The job is relatively simple.
Just schedule a large number of medical staff with different tasks and team requirements, sometimes for continuous 24-hour shifts, with specific rotation rules. Include with that first and second on-call shifts and expertise groups, the normal vacation and off requests-all the while being sensitive to overscheduling and back-to-back shifts.
In truth, it sounds like a nightmare. And it's the type of nightmare doctors, nurses and office managers, who spend an estimated 40 hours a month with just initial scheduling, must deal with on a regular basis.
Enter Doctors on-Call Schedule (DOCS), a customized, Web-enabled medical scheduling program that not only designs schedules for the needs and constraints of medical staffing, but considers work history and equalizes the number of shifts each staff member works. DOCS, claims its developer, has the ability to reduce scheduling costs by 80 percent, or $250,000 annually at a 1,000-bed hospital.
DOCS is the brainchild of Don Scipione, president of Acme Express Inc., a Cleveland application software development company. Acme has developed accounting, truck routing, and scheduling software that solves complex combination problems. Scipione got the idea to apply his logistical programming skills to medical scheduling after talking to his brother, an anesthesiologist in Tucson, Ariz.
"Medical staff scheduling is the most complex type, because of the various kinds of constraints," he says.
Although the initial programming for DOCS was accomplished in less than a year, Scipione went through three National Institutes of Health Small Business Innovation proposals and one government shutdown before he received funding to complete the first phase of the project. After a feasibility study at University Hospitals, DOCS can boast it is being used for scheduling in 40 practices and hospitals. Not bad when you consider Scipione has only been advertising it through a Web site.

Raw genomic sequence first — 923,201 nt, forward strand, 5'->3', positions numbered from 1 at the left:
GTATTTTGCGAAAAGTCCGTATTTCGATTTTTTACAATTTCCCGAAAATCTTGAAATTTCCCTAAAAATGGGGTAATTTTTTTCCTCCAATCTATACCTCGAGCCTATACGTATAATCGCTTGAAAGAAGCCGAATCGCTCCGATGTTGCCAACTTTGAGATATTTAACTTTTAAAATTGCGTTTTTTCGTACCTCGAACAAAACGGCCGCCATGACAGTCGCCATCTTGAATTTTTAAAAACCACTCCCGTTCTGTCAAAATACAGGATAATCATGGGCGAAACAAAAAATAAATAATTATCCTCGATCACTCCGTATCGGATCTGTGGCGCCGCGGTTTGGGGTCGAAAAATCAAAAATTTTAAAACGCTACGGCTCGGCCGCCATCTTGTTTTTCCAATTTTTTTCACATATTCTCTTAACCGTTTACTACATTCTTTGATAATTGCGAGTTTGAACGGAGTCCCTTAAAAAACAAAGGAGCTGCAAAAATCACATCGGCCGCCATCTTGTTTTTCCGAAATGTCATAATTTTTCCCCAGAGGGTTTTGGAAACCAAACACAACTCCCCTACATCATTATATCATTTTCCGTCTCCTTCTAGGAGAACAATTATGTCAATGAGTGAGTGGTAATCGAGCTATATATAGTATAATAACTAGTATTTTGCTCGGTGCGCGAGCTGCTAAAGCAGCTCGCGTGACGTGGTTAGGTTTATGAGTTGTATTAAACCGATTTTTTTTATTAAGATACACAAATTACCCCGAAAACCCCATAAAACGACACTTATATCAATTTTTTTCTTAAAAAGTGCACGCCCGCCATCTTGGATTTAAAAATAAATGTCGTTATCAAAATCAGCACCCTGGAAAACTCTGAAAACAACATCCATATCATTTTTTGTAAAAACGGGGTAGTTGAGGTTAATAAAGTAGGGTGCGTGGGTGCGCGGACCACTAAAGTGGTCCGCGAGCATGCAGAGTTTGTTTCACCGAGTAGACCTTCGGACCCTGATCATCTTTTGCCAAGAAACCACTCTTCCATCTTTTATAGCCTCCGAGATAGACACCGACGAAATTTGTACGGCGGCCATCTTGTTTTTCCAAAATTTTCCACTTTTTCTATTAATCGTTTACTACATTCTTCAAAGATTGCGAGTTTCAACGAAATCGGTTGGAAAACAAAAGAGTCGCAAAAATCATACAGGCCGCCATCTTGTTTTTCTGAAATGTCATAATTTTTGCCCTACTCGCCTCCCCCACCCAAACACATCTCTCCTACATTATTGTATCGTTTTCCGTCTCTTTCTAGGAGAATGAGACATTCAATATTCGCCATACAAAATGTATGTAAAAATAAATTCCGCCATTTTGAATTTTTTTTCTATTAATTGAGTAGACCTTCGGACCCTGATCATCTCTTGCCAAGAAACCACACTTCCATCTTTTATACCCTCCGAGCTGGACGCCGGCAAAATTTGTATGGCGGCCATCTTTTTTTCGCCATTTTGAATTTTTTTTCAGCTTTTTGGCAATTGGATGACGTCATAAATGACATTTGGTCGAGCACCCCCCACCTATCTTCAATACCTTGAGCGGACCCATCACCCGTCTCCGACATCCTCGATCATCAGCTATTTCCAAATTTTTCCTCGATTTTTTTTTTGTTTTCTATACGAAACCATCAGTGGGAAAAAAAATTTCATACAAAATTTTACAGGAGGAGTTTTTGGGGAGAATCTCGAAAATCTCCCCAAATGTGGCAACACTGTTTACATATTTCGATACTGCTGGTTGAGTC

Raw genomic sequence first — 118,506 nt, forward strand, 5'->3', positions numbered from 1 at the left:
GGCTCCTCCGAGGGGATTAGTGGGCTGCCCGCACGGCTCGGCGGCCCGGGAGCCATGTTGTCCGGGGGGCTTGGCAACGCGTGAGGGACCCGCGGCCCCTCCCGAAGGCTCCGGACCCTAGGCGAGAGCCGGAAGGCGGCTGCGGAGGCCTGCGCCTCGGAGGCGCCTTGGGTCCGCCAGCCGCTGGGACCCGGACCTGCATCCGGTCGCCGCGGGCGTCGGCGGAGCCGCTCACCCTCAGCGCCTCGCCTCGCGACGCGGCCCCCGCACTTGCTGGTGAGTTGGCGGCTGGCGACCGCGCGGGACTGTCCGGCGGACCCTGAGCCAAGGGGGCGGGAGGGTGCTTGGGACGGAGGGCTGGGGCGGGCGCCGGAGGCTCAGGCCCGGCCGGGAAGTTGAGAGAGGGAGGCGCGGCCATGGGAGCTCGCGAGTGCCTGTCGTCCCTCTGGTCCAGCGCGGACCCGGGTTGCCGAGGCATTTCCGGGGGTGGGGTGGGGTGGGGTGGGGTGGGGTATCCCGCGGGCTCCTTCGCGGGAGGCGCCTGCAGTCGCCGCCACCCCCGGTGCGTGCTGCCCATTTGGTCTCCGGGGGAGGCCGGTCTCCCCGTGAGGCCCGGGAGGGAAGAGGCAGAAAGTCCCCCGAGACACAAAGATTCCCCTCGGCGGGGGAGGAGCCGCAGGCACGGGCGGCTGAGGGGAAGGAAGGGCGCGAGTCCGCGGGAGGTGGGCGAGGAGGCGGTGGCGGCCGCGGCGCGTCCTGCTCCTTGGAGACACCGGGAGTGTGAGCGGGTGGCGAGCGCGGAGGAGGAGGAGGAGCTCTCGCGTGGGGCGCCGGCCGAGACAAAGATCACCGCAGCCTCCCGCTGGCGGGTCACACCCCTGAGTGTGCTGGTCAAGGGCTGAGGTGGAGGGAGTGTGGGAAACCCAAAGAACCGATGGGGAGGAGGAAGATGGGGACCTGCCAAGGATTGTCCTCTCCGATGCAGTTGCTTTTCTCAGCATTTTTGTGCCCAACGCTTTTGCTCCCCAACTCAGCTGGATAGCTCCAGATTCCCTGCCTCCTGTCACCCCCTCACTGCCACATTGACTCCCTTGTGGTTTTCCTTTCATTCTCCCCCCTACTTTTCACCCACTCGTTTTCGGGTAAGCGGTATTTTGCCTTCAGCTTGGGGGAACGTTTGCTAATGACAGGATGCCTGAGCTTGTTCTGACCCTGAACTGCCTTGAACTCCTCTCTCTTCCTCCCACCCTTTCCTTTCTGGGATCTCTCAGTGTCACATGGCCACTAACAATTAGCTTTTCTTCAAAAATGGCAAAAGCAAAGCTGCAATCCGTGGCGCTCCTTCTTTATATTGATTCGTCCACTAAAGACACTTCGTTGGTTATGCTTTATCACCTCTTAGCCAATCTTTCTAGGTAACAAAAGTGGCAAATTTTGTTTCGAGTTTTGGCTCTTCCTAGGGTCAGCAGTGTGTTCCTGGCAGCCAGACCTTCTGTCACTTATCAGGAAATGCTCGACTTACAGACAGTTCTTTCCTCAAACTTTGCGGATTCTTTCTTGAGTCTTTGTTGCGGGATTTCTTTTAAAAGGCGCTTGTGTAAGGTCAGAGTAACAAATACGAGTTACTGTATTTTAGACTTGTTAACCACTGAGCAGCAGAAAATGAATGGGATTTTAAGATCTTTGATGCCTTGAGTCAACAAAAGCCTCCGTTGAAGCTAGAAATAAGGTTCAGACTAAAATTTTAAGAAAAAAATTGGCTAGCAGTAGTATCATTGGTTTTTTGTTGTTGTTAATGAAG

So, how does the software work? Easy, Scipione says. "(The) accounting framework is combined with an optimization procedure that attempts to find a schedule for which all of the accounts are simultaneously in balance. This is done by searching for a schedule which minimizes an objective function, defined as the sum over all individual accounts … of the magnitudes of the individual account balances, divided by the number of the accounts."
If the solution sounds as complicated as the problem, it's because mathematically, it is.
Scipione, originally an elementary particle physicist, developed this software incorporating a two-stage algorithm function using something called the Monte-Carlo shuffling process. It's the Monte Carlo shuffling that makes DOCS more than just a scheduling database.
In layman's terms, the idea is this: DOCS first takes all of the pertinent information needed to schedule - the number of shifts, who is qualified to work the shifts, vacations and time off - then calculates the original schedule. In the second round, the software accounts for the number of shifts each staff member has worked and reconfigures (shuffles) the schedule to distribute the shifts fairly - hence the term Monte-Carlo shuffling.